As an alternative 'Geronimo' is to start its own mail-order catalogue, starting with special LP offers.
Station, currently broadcasting from midnight - 3 a.m. every Saturday night, plans to increase air-time to four hours within a month, with the ultimate intention of broadcasting from 9 p.m. - 4 a.m. seven nights a week.

9 May 1970: RADIO GERONIMO is not going to accept any advertising! The legal progressive rock music station has decided that the advertisers wanted too big a say in the programmes - and they've decided to finance the station with a large mail order system.
Said one of the station's directors, Tony Secunda: "We've had various people offering to take time, but they've demanded that they had jingles and noises and all that scene. And to us, our format is sacred. If we want to play an album right through we're not going to have some baked bean freak come in the middle with his jingles.
So we're going to get totally into the mail order scene - with imported American records and some local product. As soon as a record comes out in the states we'll have it to sell on Geronimo. And they'll cost slightly less than the import shops sell them for.
We've also got other schemes to raise money - like an agency deal with the Hollywood Festival. We'll sell tickets over the air and take a percentage of the gross sales. And we're thinking of a separate mail order catalogue selling things like posters and tee shirts. We're getting some shirts from Morocco to sell. And some dune buggies to sell at 400 or so.
And in four weeks time we hope to be starting weekend broadcasts - on Friday, Saturday and Sunday."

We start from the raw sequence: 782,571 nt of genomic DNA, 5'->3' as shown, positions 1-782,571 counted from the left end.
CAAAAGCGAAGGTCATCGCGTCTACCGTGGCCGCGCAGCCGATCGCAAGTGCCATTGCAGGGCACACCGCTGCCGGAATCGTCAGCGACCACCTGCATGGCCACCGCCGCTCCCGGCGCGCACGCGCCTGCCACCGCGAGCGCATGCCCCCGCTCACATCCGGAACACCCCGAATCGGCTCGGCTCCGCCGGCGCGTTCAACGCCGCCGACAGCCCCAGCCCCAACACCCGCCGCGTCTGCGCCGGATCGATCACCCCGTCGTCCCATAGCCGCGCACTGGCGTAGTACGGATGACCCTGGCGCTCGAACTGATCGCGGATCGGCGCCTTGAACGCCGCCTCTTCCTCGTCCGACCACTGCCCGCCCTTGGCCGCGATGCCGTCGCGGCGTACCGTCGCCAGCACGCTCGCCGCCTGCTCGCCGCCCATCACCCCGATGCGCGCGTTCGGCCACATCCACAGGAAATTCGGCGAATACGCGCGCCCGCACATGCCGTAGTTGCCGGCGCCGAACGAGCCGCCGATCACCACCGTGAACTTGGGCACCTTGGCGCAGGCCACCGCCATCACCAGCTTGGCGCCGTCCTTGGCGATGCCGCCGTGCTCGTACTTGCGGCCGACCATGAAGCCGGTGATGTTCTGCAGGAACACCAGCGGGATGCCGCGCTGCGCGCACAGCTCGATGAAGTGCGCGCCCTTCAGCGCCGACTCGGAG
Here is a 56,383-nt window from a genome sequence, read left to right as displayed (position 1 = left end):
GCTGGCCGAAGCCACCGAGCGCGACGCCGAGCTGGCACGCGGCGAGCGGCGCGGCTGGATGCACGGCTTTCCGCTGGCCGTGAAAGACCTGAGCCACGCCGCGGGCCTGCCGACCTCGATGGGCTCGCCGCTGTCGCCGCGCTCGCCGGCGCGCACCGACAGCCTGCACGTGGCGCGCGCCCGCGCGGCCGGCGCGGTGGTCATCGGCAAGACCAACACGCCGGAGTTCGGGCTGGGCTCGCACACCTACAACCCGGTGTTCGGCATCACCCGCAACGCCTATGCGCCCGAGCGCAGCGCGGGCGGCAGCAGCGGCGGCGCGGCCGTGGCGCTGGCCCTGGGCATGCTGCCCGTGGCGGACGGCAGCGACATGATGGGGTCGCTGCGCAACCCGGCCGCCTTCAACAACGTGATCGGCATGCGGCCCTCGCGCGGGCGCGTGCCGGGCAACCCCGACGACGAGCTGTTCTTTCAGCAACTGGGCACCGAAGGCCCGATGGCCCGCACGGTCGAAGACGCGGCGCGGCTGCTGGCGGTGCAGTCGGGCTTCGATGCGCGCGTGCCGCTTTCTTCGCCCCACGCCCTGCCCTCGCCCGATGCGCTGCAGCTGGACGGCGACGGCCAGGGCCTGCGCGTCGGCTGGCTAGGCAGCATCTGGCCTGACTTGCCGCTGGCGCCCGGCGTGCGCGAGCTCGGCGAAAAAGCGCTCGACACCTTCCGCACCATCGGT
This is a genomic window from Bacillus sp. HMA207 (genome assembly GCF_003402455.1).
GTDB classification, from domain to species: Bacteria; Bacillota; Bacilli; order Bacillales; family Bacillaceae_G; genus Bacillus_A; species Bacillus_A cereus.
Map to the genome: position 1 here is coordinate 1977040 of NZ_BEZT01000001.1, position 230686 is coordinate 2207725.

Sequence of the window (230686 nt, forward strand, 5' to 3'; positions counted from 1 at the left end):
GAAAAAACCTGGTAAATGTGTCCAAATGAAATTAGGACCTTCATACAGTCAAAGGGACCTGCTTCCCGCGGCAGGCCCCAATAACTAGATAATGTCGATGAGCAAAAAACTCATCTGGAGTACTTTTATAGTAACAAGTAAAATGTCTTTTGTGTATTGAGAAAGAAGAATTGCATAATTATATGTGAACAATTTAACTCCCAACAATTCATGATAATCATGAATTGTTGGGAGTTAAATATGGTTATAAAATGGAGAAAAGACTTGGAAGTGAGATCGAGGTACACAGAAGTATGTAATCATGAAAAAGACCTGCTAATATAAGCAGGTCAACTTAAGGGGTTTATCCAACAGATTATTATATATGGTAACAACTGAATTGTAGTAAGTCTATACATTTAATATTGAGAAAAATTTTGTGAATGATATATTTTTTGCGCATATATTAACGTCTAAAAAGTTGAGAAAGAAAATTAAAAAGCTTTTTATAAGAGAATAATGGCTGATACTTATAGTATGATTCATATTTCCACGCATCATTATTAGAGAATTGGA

The Geronimo decision comes two weeks after the station had an official go-ahead for advertising from the Ministry of Posts and Telecommunications.

23 May 1970: RADIO GERONIMO, the progressive rock music station, has been having talks about its future with the Director-General of Radio Monte Carlo, the station which transmits Geronimo every Saturday evening.
M. Jacques Maziol flew into London on Wednesday and discussed, among other things, an expansion of Geronimo's airtime and the new financial structure from the mail-order scheme - recently launched in preference to direct advertising.

May/June 1970: "GERONIMO" this weekend play "The Who 'Live' at Leeds" and repeat their exclusive preview of the forthcoming Stones' LP "Get Your Ya-Yas Out". Response to the station's new mail order service has been excellent and "Geronimo" is expected to announce an increase in broadcasting hours this week.

13 June 1970: Three-night Geronimo - RADIO GERONIMO is to treble broadcasting hours from June 20. Geronimo will broadcast three nights a week, Friday, Saturday and Sunday, from midnight to 3 a.m. starting June 20. Director Tony Secunda told Disc: "We will gradually increase our air time so that by the end of the year Geronimo will broadcasting seven nights a week - from 9 p.m. to 5 a.m.